For most of the teens Cambra mentors, the public speaking aspect is the toughest hurdle to overcome. “But the idea of them believing that their story is important and that they have a story to tell,” Cambra explains, “is something that they really latch on to when given the opportunity.”
Cambra has been where many of his students are now. He represented Hawaii at the National Poetry Slam for three consecutive years.
When the poets travel to perform at other schools, Cambra says part of the fun is witnessing the teens’ appreciation for the poetry process happen right before his eyes.
Cambra explains: “[The fun starts when we] first walk in and say ‘hey we’re doing poetry’—the look on their faces—to the first example poem when some eyes light up, to getting them active and putting up some vocabulary up on the board, and watching the inertia of production change. It’s not like there are pockets of resistance. The whole class goes with it.”
And so do the teachers.
“[Teachers] see interest and motivation from students that they had a hard time reaching during the school year,” Cambra says. “These are just students who are finding an outlet to allow them to be themselves. Because this is free write, that’s a big part of their thought process, and once that becomes legitimized, it becomes a lot more relevant.”
One of Cambra’s mentees, 19-year-old poet Harrison Ines, is soon to age out of the program. A graduate of the Farrington High School class of 2010, Ines has been a member of YSH travel squad for the last three years including the 2008 national champions.
Ines says topics pick him. Perspectives he hasn’t thought about before beg for a little more exploration and often wind up in a poem. And sometimes, when life is simply bad, Ines says, slam poetry “can save your life. Sometimes, you have to sit down and write everything out. As you’re letting everything out, then you start writing more and more things. And then that leads to more and things. And then you’ve gotten it out.”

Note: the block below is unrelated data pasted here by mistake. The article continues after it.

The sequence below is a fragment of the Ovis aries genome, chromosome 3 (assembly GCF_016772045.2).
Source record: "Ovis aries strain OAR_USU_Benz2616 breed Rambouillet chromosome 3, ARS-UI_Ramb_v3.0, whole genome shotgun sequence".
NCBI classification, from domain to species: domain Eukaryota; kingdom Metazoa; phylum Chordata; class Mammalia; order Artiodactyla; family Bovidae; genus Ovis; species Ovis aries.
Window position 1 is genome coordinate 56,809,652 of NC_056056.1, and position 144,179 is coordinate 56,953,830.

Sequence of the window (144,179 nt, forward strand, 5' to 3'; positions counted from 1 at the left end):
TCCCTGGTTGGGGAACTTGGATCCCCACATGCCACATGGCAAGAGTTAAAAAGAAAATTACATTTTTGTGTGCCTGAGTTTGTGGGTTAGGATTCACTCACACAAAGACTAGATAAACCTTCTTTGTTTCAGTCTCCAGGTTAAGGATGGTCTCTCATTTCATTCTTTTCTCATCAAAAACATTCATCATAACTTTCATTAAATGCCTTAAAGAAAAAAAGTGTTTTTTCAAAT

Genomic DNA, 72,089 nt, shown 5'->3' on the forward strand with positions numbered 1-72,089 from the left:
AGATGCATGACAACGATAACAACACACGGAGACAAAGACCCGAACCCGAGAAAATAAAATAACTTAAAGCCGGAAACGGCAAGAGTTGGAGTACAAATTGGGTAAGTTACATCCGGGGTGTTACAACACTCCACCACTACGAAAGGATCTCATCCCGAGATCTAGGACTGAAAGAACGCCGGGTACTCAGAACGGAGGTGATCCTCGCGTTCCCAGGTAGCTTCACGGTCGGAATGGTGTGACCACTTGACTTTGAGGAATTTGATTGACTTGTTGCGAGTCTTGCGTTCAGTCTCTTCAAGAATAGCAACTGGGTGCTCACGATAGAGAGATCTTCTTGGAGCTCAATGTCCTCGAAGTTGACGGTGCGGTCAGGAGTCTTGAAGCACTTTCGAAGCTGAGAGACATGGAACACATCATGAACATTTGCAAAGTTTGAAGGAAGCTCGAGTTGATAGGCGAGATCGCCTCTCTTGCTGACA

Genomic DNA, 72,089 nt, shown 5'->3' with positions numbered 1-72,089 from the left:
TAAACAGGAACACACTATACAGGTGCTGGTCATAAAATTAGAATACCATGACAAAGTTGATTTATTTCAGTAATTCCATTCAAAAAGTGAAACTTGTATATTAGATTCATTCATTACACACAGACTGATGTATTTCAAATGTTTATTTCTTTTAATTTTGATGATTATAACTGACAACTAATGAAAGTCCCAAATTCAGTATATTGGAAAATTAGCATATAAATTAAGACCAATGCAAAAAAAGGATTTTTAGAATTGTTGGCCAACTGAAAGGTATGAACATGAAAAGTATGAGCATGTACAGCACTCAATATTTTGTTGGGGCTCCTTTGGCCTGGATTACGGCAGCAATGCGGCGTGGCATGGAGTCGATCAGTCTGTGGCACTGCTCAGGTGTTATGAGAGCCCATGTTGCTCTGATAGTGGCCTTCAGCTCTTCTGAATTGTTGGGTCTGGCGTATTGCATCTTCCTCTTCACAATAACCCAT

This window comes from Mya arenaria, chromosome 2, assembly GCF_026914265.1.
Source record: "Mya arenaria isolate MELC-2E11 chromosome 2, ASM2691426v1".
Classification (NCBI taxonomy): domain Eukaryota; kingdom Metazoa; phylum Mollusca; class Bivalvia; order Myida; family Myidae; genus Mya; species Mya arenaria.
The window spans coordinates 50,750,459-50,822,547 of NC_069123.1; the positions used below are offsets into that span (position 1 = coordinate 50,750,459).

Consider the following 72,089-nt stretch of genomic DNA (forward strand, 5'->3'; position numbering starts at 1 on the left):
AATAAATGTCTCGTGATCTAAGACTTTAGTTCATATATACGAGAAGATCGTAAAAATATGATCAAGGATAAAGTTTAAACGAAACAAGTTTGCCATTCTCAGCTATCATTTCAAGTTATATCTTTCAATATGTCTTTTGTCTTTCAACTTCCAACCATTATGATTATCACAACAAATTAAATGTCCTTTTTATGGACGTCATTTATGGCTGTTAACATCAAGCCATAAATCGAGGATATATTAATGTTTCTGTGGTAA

Ines writes reality as he sees it, and he can write lightheartedly, too.
Cambra says writing a comedic piece is tougher. Yet even in the more whimsical poems, there are often still bittersweet elements. Ines can capture both in the same piece, a skill Cambra says many of the slam poets don’t posses. Ines says that he’ll keep writing. Ideas pop into his head and he doesn’t have much choice.
Purists may scoff at the freedom of slam poetry, or perhaps wish they could engage with it, but there is no denying how the powerful words and emotions behind them can transcend form and deliver raw human experience. Whether that experience is real or perceived doesn’t matter.
For these teens, slam poetry may be good therapy, but mostly, it’s just good.
The full interview with Darron Cambra, Harrison Ines, and Hannah Matsunaga is on the Town Square archive. The show also features several performance pieces.
Youth Speaks Hawaii will offer its 2nd Saturday Slam at 3:00 p.m. at ARTS at Mark’s Garage in June and take on the adults in July for the annual David v. Goliath Slam. Weekly workshops are held at the ARTS at Mark’s Garage every Wednesday from 4:30 p.m. to 6:00 p.m. Workshops are open to all students between ages 13 and 19. Admission is free. The biannual interscholastic slam is June 24 at Farrington. For more information, email [email protected] or call (808) 306-7197.